In case you haven’t heard, there was huge news in the world of binaural audio this spring. Edgar Choueiri, head of Princeton University’s “3D Audio and Applied Acoustics” lab, announced breakthrough audio processing that solves crosstalk cancellation for binaural audio playback through two speakers.
“Great!” you’re probably thinking. “But what the heck is crosstalk cancellation?”
Well, to wrap your head around crosstalk, first we need to check in on the basics of binaural audio, which I’ll quickly go over here.
- Humans are able to hear and localize sounds coming from all directions because our brains can detect differences in those sounds between our two ears. The most crucial differences are time delay , and volume .
- For example: Imagine that a friend calls to you from across the street, in front of you and to your right. The sound pressure waves from their voice travel towards you, reaching your right ear first and your left ear a split second later. Also, since sound losses energy as it travels through the air, and your friend’s voice has to travel farther to reach your right ear, it is slightly weaker when it arrives. Your brain subconciously recognizes these differences, allowing you to locate your friend, even with your eyes closed.
- Binaural audio is recorded with a dummy head microphone (like “Fritz, our Neumann KU-100), that has two omni-directional microphones embedded in its ear canals. This allows the mics to record and preserve the time/volume differences of sounds that reach its ears.
- Now here’s the kicker: To be able to properly listen to a binaural recording, you need to make sure that the signal from the left microphone goes only to your left ear, and that the signal from the right mic goes only to your right ear. Doing so allows your brain to decode the localization cues from the recording as if you were hearing them live, giving you the full “3D experience.” Of course, the easiest way to do this is with headphones.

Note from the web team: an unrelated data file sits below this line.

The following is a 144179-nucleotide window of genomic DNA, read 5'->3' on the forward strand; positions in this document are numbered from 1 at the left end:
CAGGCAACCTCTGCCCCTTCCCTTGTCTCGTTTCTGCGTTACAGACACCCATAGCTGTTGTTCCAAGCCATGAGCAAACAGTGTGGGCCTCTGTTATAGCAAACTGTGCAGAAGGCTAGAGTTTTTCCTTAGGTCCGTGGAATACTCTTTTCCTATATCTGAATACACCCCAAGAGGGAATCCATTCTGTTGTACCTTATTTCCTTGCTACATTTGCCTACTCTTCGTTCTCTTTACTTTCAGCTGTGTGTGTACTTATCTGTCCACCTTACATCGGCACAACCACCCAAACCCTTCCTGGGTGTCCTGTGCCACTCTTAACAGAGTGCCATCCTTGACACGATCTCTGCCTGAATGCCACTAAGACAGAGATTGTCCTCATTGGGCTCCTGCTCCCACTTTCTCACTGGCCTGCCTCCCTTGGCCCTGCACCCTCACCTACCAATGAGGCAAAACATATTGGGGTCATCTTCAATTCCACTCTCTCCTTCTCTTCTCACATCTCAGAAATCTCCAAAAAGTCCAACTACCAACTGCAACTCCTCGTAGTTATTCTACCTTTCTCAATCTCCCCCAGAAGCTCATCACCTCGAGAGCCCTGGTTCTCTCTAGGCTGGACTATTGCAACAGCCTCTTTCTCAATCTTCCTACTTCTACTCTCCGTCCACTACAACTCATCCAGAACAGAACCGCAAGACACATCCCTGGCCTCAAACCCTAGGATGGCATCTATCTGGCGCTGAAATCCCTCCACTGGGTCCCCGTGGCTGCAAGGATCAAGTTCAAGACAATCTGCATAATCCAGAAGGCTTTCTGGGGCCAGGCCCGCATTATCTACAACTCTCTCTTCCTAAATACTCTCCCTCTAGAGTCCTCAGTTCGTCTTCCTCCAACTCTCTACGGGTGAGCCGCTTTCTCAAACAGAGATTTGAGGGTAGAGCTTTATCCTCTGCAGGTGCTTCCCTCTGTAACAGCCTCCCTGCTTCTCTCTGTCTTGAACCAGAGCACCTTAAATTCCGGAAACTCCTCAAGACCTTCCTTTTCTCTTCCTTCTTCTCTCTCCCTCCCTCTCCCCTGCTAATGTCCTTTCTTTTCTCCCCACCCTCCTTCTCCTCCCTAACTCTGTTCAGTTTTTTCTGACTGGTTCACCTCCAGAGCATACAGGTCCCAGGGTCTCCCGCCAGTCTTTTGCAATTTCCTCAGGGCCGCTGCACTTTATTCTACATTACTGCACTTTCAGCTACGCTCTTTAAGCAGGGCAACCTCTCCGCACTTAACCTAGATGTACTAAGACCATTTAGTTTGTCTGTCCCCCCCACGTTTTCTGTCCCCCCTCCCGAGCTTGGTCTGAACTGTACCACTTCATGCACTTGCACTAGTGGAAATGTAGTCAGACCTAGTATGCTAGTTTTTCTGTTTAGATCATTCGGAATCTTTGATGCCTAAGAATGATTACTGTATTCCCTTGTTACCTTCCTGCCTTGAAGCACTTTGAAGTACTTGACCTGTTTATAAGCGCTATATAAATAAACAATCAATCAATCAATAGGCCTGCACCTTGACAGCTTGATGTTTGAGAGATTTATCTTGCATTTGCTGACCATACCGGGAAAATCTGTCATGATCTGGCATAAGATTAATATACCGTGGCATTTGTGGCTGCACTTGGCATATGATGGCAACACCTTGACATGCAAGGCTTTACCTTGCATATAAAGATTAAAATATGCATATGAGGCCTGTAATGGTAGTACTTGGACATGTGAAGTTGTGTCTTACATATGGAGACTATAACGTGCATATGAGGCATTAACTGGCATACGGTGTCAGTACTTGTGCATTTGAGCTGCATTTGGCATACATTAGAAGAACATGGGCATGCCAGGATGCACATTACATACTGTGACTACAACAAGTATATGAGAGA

So here’s the problem. When you listen to any stereo recording through speakers, the left/right signal separation isn’t preserved. The signals from both speakers blend and interact with each other as they travel through the room, muddying the localization cues and altering the stereo image. This, my friends, is crosstalk. Sure, things that are panned to one side still seem to come more from the one speaker than the other, but it’s hard to pinpoint a specific location.
It’s not a big deal when you’re listening to a close-mic’ed, traditional stereo recording, that’s specifically mixed to sound good in this way. However, crosstalk can seriously mess up what makes binaural audio so beautiful. (I’m of the strong opinion that binaural recordings made with the KU100 still sound great over speakers, but crosstalk undeniably wipes out the 3D effect.) For that very reason, intelligent audiophiles have been attemping to find ways to minimize and cancel out crosstalk for years, but never very successfully. That is to say, it’s been done, but not without either requiring some serious equipment investment or noticeably affecting the tonal balance of the recording, which sucks a lot of the fun out of listening to it.
But there’s hope! Speaker-listeners and stereo-lovers of the world can rejoice, because thanks to Dr. Edgar Choueiri, binaural 3D audio is available for you too.
But more on that, and why I’d go so far as to call Choueiri my hero, next time.
For now, check out the MP3 demonstration below of an environmental binaural recording (turn up the volume until it’s about as loud as you can recall an average downpour to be). Listen with speakers and sure, it sounds like rain. But listen with headphones, and I bet you’ll duck when the umbrella opens!
Alex Kall is the owner and head engineer at Kall Binaural Audio, as well as the stage manager and marketing coordinator at Symphony Nova Scotia. His ears may not look bigger than normal, but he listens like he means it.